A putative clade, named Neoheterodontei by Taylor et al. (2007), including Myida and an array of families that we allocate to a redefined Venerida (Fig. 2), has been reported in other molecular phylogenies (Bieler et al. 2014; González et al. 2015; Lemer et al. 2019). The high-level taxonomic ranks of Neoheterodontei were likewise stable and highly supported, except Mactroidea formed a cluster to all other veneridans (exclude Chamidae taxa) with low support in the ML tree. Venerida was less clearly resolved, the placements of Chamoidea, Mactroidea, Arcticoidea, and Veneroidea still being problematic. The position of Chamidae has been long discussed (Combosch et al. 2017a; González et al. 2015; Taylor et al. 2007) but was well resolved as a member of Venerida in present analyses with full support. Chamaidae was the sister group to the rest of the Venerida taxa in this study. In previously published gene trees, Chamidae grouped with Hemidonacidae, Glossidae, Trapezidae, Cardiidae and Veneridae (Bieler et al. 2014; Combosch et al. 2017a; Lemer et al. 2019), so its definitive position is less clear. Furthermore, Arcticidae was sister group either to Vesicomyidae + Veneridae or to Trapezidae in previous studies (Bouchet et al. 2010; Lemer et al. 2019), but was closely related to Cyrenidae within a well-supported clade in the current study. Mactroidea represented by Mactridae was sister group to the rest of Neoheterodontei, excluding Chamoidea and Myida, which conflicted with a published hypothesis (Taylor et al. 2007). Vesicomyidae clustered with Veneridae rather than with Glossidae, which is in contrast to the findings of Bouchet et al. (2010). The evolutionary relationship of Veneridae has been investigated and contested in previous studies (Chen et al. 2011; Kappner and Bieler 2006; Mikkelsen et al. 2006; Wang et al. 2021). Veneridae is generally considered a complicated group with two subclades as reported here. However, relationships among venerid lineages differed slightly in the BI and ML trees (Fig. 2; Supplementary Fig. S2). Investigations of other nominal venerid taxa will be necessary to fully resolve the phylogeny of Veneridae.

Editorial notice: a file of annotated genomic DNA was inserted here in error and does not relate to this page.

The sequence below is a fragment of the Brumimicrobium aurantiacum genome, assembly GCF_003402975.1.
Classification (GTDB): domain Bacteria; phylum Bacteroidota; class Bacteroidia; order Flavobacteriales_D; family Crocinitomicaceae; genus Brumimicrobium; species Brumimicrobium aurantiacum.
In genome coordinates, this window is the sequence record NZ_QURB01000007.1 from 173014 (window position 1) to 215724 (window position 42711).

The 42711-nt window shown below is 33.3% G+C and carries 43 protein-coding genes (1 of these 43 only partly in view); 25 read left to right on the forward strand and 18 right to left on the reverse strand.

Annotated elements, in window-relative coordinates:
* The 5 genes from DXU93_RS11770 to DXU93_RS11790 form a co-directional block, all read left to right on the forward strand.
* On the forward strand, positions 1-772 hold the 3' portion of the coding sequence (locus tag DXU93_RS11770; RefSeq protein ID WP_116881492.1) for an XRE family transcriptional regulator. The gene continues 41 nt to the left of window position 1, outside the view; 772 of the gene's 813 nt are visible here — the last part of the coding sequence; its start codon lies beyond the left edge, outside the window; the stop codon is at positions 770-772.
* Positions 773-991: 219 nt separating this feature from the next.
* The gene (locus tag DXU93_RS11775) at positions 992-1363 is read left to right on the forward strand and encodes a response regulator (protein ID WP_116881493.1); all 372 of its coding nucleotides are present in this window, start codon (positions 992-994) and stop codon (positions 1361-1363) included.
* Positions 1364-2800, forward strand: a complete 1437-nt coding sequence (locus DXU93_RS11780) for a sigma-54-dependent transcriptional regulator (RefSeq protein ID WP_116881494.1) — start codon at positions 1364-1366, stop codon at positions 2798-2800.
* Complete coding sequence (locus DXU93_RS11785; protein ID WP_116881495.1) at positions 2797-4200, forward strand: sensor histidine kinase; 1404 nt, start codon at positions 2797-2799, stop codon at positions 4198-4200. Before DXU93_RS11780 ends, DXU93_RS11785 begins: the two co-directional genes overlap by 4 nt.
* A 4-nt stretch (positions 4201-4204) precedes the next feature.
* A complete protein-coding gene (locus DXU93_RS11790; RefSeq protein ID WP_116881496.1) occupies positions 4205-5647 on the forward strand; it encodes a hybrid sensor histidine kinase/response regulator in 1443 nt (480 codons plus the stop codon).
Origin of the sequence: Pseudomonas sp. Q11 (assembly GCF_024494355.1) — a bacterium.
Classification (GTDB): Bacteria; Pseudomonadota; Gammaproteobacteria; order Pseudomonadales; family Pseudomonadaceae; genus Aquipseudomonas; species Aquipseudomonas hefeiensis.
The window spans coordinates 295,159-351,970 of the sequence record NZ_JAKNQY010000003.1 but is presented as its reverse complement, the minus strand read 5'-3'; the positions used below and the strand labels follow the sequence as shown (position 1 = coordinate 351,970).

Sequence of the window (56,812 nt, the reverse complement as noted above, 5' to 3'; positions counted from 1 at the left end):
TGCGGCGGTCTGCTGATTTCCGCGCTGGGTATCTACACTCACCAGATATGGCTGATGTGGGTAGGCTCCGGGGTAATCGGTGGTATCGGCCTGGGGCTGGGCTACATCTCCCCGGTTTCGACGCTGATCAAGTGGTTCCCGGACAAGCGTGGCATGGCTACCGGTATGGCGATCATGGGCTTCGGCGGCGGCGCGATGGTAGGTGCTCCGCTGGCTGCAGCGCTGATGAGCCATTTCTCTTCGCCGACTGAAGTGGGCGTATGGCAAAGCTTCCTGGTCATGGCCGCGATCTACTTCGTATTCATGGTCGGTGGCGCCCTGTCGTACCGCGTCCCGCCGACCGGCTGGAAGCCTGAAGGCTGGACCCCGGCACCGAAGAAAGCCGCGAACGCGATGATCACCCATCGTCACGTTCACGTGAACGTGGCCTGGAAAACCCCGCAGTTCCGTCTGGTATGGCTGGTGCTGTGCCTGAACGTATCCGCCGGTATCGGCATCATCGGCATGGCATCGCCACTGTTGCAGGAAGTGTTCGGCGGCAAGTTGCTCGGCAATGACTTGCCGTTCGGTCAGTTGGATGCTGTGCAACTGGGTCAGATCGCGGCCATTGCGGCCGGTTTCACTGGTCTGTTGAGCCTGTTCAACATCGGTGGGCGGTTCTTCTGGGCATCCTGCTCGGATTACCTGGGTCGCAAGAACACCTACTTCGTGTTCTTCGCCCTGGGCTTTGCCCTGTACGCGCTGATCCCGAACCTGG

Divergence time estimation
The appearance of Cypricardites bidens in the fossil record clearly points out an early origin of Imparidentia bivalves before the Ordovician (Isberg 1934). The divergence of this clade was dated to the Precambrian (Ediacaran Period) with molecular techniques, although no undisputable fossil evidence for Imparidentia has ever been found in sediments older than the earliest Cambrian. Molecular divergence time estimation suggests that the superorder Imparidentia diversified steadily since its origin and continued generating higher diversity until the Cretaceous, seemingly unaffected by the Permian mass extinction event (Fig. 4). The long branches separating its origin and diversification from modern forms are likely indicative of major-lineage extinction.
The divergence time estimation for Lucinida has shown this group originated during the Ediacaran and first diversified before the end-Permian mass extinction. However, the fossil record of Lucinida could reach the early Silurian, about 443.7 Ma, exemplified by Illionia canadensi from Estonia, Sweden and the USA (Michigan). Generally, the fossil record for many invertebrate groups is scarce (Ballesteros et al. 2020). Cardiida was represented by Cypricardites bidens from the Early Silurian onwards (Isberg 1934). The first diversification of Cardiida during the Ordovician as shown in time trees is concordant with the fossil record, and further diversification occurred steadily until the Cretaceous.